Why children need chores

In the past, children fulfilled a significant role in their family’s survival.

Before supermarkets, pizza delivery, washing machines and dryers and today’s “smart” appliances, families were burdened with a tremendous amount of work. Food had to be prepared from scratch. Clothes had to be handmade. Wood had to be chopped, and crops had to be tended. Just washing the family’s clothes was an all-day affair — and often away from home. The extent and effort required was more than parents could accomplish. Children were needed to keep the family going — and the enormity of the responsibility forced them to grow up quickly.

In today’s world, kids aren’t needed for family preservation. They have significantly lower levels of maturity and senses of responsibility compared to earlier generations. Children now spend much of their time uninvolved in family activity. They are instead engaged in sports, lessons, the Internet, video games and TV and in chatting with peers. They have become “me-directed” rather than “us-directed.”

One good way to bring them back to the family center — where they can increase self-confidence, internalize values, and become cooperative with family members — is to have children do chores. Parents who do not have their children do chores are missing an opportunity for character-building. There are three valuable benefits:

1. Chores build responsibility. One of a parent’s biggest jobs is to prepare children for the real world. So, children need to be held accountable. By the time they reach their later teens, they should be well on their way to having the skills to assume responsibility and function independently. They should be able to wash their own clothes, prepare meals, manage money and be responsible for the consequences of their actions.

2. Chores strengthen moral development. Chores teach family beliefs and values. By doing them, children learn how to be cooperative, considerate and contributing members of the family. They learn that everyone pulls their weight and does their fair share. This promotes reciprocity, a sense of belonging and good citizenship.

3. Chores enhance self-esteem. Positive self-esteem is one of the most important factors for success in life. Doing chores well creates feelings of accomplishment. When children know their efforts are regarded with value, their feelings of self-esteem grow, and they see how their contributions directly affect their family’s well-being. Praise for a job well done helps children feel valuable and worthwhile.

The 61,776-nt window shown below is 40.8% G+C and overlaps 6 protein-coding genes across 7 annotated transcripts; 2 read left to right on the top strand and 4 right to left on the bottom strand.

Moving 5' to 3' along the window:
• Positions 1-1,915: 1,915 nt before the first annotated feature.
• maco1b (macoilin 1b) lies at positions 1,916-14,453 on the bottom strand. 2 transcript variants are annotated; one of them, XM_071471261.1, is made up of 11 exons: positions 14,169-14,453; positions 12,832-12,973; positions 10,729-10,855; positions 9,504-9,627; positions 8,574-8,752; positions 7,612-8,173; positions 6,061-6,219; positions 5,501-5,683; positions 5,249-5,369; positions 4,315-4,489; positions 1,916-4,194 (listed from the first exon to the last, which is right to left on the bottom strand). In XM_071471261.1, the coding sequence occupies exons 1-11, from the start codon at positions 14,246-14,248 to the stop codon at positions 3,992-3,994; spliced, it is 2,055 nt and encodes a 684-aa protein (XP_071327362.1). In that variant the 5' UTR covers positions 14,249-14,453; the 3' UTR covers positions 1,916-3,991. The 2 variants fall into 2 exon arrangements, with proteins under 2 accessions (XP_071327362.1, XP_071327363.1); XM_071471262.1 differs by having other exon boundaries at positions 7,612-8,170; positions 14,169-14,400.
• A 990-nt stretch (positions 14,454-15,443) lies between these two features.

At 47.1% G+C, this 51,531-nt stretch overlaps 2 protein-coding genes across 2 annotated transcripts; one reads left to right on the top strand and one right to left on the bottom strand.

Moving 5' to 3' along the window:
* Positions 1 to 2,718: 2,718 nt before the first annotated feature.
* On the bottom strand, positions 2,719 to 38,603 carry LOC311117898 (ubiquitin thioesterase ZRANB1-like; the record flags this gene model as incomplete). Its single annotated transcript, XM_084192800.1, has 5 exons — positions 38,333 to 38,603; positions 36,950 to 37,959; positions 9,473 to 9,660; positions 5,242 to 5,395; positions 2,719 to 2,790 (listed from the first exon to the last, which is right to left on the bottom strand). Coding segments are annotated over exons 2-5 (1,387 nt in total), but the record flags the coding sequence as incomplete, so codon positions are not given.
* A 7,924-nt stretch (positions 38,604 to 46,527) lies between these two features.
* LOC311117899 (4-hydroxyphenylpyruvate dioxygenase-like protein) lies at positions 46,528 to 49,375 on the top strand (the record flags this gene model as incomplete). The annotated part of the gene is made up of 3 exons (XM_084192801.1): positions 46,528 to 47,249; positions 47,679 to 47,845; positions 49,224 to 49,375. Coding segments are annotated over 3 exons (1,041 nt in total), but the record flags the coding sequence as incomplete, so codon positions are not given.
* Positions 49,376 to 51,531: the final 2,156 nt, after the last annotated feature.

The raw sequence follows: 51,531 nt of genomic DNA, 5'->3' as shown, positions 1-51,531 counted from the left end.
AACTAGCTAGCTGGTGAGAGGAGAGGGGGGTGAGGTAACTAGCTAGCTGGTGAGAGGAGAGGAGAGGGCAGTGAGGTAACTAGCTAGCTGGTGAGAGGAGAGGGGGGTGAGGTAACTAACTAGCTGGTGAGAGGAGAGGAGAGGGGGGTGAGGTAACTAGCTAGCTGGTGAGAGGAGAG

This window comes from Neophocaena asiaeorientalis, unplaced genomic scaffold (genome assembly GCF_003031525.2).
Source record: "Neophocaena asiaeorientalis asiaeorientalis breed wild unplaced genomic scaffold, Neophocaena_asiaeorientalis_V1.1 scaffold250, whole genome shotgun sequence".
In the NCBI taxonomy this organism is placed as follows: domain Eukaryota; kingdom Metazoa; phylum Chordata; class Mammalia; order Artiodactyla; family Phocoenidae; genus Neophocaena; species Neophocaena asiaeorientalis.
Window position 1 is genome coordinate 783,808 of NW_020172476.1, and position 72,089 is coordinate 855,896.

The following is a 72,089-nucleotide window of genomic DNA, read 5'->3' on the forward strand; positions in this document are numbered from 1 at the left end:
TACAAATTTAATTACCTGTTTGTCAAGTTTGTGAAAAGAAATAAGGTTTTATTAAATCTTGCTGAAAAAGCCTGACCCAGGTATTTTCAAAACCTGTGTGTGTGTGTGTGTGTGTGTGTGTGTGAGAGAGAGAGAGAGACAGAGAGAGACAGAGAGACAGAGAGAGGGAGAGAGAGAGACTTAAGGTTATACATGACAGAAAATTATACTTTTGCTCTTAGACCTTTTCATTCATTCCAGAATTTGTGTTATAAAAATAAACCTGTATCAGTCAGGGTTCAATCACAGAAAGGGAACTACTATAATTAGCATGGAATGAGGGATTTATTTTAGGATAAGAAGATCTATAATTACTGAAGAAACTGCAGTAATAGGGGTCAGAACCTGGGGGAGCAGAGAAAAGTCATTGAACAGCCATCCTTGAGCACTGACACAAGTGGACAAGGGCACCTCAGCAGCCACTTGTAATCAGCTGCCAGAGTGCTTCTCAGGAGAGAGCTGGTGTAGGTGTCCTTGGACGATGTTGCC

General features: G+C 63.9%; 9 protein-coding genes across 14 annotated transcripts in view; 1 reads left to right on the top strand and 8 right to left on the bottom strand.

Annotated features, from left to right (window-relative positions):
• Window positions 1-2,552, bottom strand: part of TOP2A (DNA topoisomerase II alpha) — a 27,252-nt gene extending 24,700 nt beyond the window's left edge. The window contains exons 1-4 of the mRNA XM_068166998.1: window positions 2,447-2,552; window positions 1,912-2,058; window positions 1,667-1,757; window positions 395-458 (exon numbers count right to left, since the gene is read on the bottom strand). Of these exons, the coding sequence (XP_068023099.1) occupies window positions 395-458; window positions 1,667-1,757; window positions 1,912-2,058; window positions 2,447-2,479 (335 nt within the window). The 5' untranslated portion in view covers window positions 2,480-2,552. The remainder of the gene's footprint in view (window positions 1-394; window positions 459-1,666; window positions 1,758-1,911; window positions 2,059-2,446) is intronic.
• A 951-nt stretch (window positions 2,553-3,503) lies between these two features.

Tips for successfully using chores

Start early. Even a 3-year-old can pick up her toys or clean a tabletop.

Make chores age-appropriate. Activities must match a child’s chronological, social and emotional age. Be sensitive to the amount of guidance and external structure your child needs to complete a task.

Provide guidance and structure. First, explain what you want done. Next, demonstrate the chore step-by-step. Children learn best when they’re shown, not just told. Third, have children try things for themselves — and praise a job well done.

Do not pay for chores. Chores are done to be part of the family. Paying for their completion sends the wrong message. It teaches children that they do not have to contribute to the family unless there is something in it for them. Allowance should not be tied to chores.

Be a good role model. When you do chores with a positive attitude, your child will likely do the same. Teach that a person’s attitude while doing chores is just as important as the chore itself.

Focus on the positive. Rather than emphasizing what has been done wrong, reinforce what was done right. For example, first thank your child for cleaning up his Crayons rather than criticizing him for missing a few.

Accept a work in progress. Learning and change take time. Aim for small improvements. Value slow and steady.

Show appreciation. Positive feedback for a good job reinforces good behavior. Remember to make your praise specific rather than giving general praise.

Post chores. Place a list in a prominent location. Include a description of what is to be done, which family member is responsible and the schedule for completion. Children will know what is expected of them.

Make chores a relationship-building experience. Communicating about chores is an opportunity for your to learn more about your child. They provide an opportunity for positive change and connection. Consider them teaching moments and times to share stories that help your child internalize your family’s values and work ethic.

Adapt the structure to the needs of your child. Younger and more resistant children need additional structure, while children who are more responsible and mature can handle more flexibility.

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